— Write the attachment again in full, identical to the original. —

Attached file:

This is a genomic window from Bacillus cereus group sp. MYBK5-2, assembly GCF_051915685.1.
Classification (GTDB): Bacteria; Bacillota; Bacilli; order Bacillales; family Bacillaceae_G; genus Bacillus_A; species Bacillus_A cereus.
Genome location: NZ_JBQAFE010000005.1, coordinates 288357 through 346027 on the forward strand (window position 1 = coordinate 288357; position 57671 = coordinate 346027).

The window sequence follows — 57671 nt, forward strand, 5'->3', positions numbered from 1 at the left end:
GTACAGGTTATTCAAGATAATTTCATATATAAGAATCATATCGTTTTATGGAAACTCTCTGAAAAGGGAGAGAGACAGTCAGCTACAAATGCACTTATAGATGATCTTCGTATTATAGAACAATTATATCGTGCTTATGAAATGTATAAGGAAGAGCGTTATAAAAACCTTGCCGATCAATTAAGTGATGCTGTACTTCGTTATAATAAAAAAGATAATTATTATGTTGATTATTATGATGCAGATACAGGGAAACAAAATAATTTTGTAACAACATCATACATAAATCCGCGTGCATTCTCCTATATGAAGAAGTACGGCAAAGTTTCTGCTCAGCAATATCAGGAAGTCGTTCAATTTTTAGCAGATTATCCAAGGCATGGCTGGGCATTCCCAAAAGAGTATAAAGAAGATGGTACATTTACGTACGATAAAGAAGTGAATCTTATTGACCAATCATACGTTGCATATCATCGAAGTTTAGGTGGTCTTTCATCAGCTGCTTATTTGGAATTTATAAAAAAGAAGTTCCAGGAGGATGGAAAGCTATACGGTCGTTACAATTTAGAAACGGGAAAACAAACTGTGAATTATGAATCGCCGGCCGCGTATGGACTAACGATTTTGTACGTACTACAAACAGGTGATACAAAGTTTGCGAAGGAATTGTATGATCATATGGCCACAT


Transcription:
This is a genomic window from Bacillus cereus group sp. MYBK5-2, assembly GCF_051915685.1.
Classification (GTDB): Bacteria; Bacillota; Bacilli; order Bacillales; family Bacillaceae_G; genus Bacillus_A; species Bacillus_A cereus.
Genome location: NZ_JBQAFE010000005.1, coordinates 288357 through 346027 on the forward strand (window position 1 = coordinate 288357; position 57671 = coordinate 346027).

The window sequence follows — 57671 nt, forward strand, 5'->3', positions numbered from 1 at the left end:
GTACAGGTTATTCAAGATAATTTCATATATAAGAATCATATCGTTTTATGGAAACTCTCTGAAAAGGGAGAGAGACAGTCAGCTACAAATGCACTTATAGATGATCTTCGTATTATAGAACAATTATATCGTGCTTATGAAATGTATAAGGAAGAGCGTTATAAAAACCTTGCCGATCAATTAAGTGATGCTGTACTTCGTTATAATAAAAAAGATAATTATTATGTTGATTATTATGATGCAGATACAGGGAAACAAAATAATTTTGTAACAACATCATACATAAATCCGCGTGCATTCTCCTATATGAAGAAGTACGGCAAAGTTTCTGCTCAGCAATATCAGGAAGTCGTTCAATTTTTAGCAGATTATCCAAGGCATGGCTGGGCATTCCCAAAAGAGTATAAAGAAGATGGTACATTTACGTACGATAAAGAAGTGAATCTTATTGACCAATCATACGTTGCATATCATCGAAGTTTAGGTGGTCTTTCATCAGCTGCTTATTTGGAATTTATAAAAAAGAAGTTCCAGGAGGATGGAAAGCTATACGGTCGTTACAATTTAGAAACGGGAAAACAAACTGTGAATTATGAATCGCCGGCCGCGTATGGACTAACGATTTTGTACGTACTACAAACAGGTGATACAAAGTTTGCGAAGGAATTGTATGATCATATGGCCACAT